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Boeing XB-39 (Spirit of Lincoln) Heavy Strategic Bomber Prototype Aircraft


Intended to test the feasibility of an alternative powerplant, the Allison-powered Boeing XB-39 Superfortress ended its days as a single prototype.

 Updated: 9/19/2016; Authored By Staff Writer; Content ¬©www.MilitaryFactory.com

Such was the importance of the Boeing B-29 Superfortress to the United States Army Air Forces during the latter stages of World War 2 (1939-1945) that the program was given several fail safes to keep it a viable heavy bomber product moving forwards. This led to a YB-29 developmental machine being set aside by the USAAF for alternative powerplant implementation - assuming that the required stock of problematic Wright R-3350 radial engines would not be available for one reason or another. A modification process was undertaken by Fisher Body (General Motors) in 1944 on the YB-29 aircraft and this went on to produce the XB-39 "Spirit of Lincoln" bomber prototype.

Its basic form and function remained faithful to the original Boeing design but the powerplants in play were now focused on 4 x Allison V-3420-17 series liquid-cooled engine (the original B-29 relied on the aforementioned Wright air-cooled units). Fisher was also using these engines in its (ultimately failed) P-75 "Eagle" long-range escort fighter. Delays in the intended turbosuperchargers dogged the XB-39 project so the first-flight on December 9th, 1944 was had without these installed - though the aircraft provided a successful demonstration nonetheless.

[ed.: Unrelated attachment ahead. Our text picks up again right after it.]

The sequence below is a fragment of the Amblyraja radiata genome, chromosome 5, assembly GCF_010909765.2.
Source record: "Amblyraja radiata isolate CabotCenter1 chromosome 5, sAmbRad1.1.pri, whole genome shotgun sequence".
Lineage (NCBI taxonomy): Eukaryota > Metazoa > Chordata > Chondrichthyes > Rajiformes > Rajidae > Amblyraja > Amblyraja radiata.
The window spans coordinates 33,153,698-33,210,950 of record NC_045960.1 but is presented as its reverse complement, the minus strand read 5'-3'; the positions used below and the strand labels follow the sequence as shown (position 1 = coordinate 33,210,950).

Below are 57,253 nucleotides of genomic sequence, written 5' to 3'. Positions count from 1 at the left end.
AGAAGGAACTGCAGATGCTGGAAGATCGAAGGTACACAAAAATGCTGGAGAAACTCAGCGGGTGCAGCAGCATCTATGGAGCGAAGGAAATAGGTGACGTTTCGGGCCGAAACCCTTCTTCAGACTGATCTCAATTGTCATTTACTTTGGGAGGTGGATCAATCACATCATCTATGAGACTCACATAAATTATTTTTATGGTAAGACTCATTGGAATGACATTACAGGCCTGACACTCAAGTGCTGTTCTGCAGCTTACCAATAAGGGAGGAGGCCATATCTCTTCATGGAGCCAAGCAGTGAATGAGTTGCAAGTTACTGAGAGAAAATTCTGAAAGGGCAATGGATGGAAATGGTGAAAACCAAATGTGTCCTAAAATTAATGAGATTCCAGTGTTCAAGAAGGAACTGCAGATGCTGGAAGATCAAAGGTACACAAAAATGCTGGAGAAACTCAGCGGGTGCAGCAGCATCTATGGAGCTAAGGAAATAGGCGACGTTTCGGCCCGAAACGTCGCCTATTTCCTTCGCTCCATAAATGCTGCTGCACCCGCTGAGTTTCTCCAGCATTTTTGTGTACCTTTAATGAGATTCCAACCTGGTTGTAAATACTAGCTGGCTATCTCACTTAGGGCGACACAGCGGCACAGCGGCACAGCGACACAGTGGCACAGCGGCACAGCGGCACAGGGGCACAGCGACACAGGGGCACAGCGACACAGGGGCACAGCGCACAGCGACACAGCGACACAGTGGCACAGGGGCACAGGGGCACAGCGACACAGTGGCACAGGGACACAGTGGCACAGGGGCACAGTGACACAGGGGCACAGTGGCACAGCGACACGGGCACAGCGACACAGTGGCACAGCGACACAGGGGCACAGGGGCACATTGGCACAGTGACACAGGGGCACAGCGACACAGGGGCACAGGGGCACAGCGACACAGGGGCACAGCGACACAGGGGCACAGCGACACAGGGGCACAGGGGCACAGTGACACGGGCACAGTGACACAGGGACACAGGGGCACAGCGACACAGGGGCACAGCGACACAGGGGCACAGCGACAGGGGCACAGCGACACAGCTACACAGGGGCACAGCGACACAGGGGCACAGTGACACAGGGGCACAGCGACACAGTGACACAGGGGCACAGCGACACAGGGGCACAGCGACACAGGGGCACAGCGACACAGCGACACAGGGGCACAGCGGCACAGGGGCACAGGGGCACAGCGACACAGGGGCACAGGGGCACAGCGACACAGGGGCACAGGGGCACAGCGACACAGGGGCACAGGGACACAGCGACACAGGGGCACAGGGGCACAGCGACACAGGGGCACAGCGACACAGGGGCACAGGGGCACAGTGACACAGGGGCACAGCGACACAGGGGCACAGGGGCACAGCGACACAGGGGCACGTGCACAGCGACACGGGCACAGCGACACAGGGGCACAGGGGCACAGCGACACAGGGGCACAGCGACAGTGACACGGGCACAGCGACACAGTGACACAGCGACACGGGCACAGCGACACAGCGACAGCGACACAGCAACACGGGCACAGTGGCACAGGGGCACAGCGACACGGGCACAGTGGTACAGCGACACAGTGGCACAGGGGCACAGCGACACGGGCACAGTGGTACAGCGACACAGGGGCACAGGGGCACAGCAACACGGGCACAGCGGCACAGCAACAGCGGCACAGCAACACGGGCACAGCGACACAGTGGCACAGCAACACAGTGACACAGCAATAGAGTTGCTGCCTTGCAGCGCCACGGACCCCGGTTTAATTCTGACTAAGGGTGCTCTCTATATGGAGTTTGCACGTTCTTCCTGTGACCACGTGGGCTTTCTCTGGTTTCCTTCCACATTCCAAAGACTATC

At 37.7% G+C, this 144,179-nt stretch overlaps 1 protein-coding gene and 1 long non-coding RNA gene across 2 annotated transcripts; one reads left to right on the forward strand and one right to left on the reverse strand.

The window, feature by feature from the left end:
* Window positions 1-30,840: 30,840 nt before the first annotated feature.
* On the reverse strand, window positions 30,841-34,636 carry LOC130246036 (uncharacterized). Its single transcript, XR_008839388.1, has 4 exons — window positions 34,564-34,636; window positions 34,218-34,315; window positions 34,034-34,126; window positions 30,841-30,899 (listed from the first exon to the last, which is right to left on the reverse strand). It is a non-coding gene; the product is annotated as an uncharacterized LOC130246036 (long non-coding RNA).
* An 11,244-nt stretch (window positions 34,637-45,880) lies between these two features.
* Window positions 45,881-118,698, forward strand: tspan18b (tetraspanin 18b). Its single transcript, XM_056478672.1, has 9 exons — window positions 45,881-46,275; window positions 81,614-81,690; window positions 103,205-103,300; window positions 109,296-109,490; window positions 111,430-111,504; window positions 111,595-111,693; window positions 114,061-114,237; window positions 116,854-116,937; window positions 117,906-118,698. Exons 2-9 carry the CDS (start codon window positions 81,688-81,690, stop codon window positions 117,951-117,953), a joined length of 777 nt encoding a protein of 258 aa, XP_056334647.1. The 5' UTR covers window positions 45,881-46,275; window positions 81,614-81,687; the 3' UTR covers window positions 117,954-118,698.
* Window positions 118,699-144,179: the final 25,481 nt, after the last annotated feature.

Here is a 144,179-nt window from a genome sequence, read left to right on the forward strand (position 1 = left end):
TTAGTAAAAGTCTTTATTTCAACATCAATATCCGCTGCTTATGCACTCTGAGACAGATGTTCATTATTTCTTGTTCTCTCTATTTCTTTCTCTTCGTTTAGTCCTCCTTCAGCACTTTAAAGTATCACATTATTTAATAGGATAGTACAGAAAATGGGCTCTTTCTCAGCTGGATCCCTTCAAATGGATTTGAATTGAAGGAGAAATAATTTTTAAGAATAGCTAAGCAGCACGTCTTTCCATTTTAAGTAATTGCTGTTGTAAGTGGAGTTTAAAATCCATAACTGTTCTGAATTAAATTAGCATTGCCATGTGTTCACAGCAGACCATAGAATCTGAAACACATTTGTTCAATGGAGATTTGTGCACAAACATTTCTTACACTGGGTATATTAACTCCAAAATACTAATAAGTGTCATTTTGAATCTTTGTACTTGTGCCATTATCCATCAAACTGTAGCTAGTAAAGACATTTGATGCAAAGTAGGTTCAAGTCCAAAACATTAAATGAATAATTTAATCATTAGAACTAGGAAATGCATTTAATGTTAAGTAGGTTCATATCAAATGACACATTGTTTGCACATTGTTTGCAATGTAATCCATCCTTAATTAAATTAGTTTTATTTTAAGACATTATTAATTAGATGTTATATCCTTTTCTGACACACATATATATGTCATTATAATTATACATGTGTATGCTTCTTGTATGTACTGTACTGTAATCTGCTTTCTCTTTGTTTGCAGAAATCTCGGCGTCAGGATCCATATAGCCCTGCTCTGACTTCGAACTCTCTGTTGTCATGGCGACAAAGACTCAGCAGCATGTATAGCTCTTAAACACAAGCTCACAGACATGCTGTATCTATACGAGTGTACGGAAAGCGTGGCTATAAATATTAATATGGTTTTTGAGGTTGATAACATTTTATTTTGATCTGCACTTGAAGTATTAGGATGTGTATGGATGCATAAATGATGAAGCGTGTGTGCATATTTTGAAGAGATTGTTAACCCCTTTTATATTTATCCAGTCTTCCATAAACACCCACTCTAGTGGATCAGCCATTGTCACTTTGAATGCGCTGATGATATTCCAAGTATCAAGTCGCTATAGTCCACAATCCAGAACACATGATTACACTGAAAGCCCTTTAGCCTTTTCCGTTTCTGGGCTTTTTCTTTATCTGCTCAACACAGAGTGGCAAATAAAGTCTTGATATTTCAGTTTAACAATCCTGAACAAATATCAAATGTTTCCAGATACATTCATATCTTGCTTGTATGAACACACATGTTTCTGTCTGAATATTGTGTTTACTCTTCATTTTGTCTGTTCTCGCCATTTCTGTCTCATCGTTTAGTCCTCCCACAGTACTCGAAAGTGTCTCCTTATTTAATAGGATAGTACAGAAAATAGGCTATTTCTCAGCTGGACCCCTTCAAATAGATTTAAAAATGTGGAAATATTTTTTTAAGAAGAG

Despite the promising nature of the large aircraft, the Wright air-cooled radials, warts and all, remained the primary focus of the B-29 production campaign, leaving the XB-39 without a battlefield role or notable buyer. Additionally, Fisher was pushed to commit more and more of its resources to the XP-75 fighter prototype which held higher priority for the USAAF at this point in the war. Decisions led to the ultimately abandonment of the XB-39 project with the single prototype being completed and flown (if only for a short time).

As built, the XB-39 held 4 x Allison V-3420-11 liquid-cooled engines of 2,100 horsepower each able to propel the aircraft to speeds of 405 miles per hour out to ranges reaching 6,300 miles and a service ceiling of 35,000 feet. Its crew numbered ten and the armament suite was similar to that of the original B-29 (including remote-controlled turrets and tail cannon). 20,000lb of drop stores could be carried internally.







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Boeing XB-39 Technical Specifications



Service Year: 1944
Type: Heavy Strategic Bomber Prototype Aircraft
National Origin: United States
Manufacturer(s): Boeing Company / Fisher (General Motors)
Production Total: 1


Structural (Crew Space, Dimensions and Weights)



Operating Crew (Typical): 10
Overall Length: 99.02 feet (30.18 meters)
Overall Width: 141.24 feet (43.05 meters)
Overall Height: 27.72 feet (8.45 meters)

Weight (Empty): 74,516 lb (33,800 kg)
Weight (MTOW): 133,512 lb (60,560 kg)

Installed Power and Standard Day Performance



Propulsion: 4 x Allison V-3420-11 W24 liquid-cooled engines developing 2,100 horsepower each.

Maximum Speed: 404 mph (650 kph; 351 knots)
Maximum Range: 6,251 miles (10,060 km)
Service Ceiling: 36,089 feet (11,000 meters; 6.84 miles)
Rate-of-Climb: 1,000 feet-per-minute (305 m/min)

Armament / Mission Payload



STANDARD:
10 x 0.50 cal Browning M2 heavy machine guns in four remote-controlled turrets.
2 x 0.50 cal Browning M2 heavy machine guns and 1 x 20mm M2 cannon in tail unit.

OPTIONAL:
Up to 20,000lb of conventional drop stores held internally.

Global Operators / Customers



United States (cancelled)

Model Variants (Including Prototypes)



XB-39 - Base Project Designation; single, flyable prototype completed.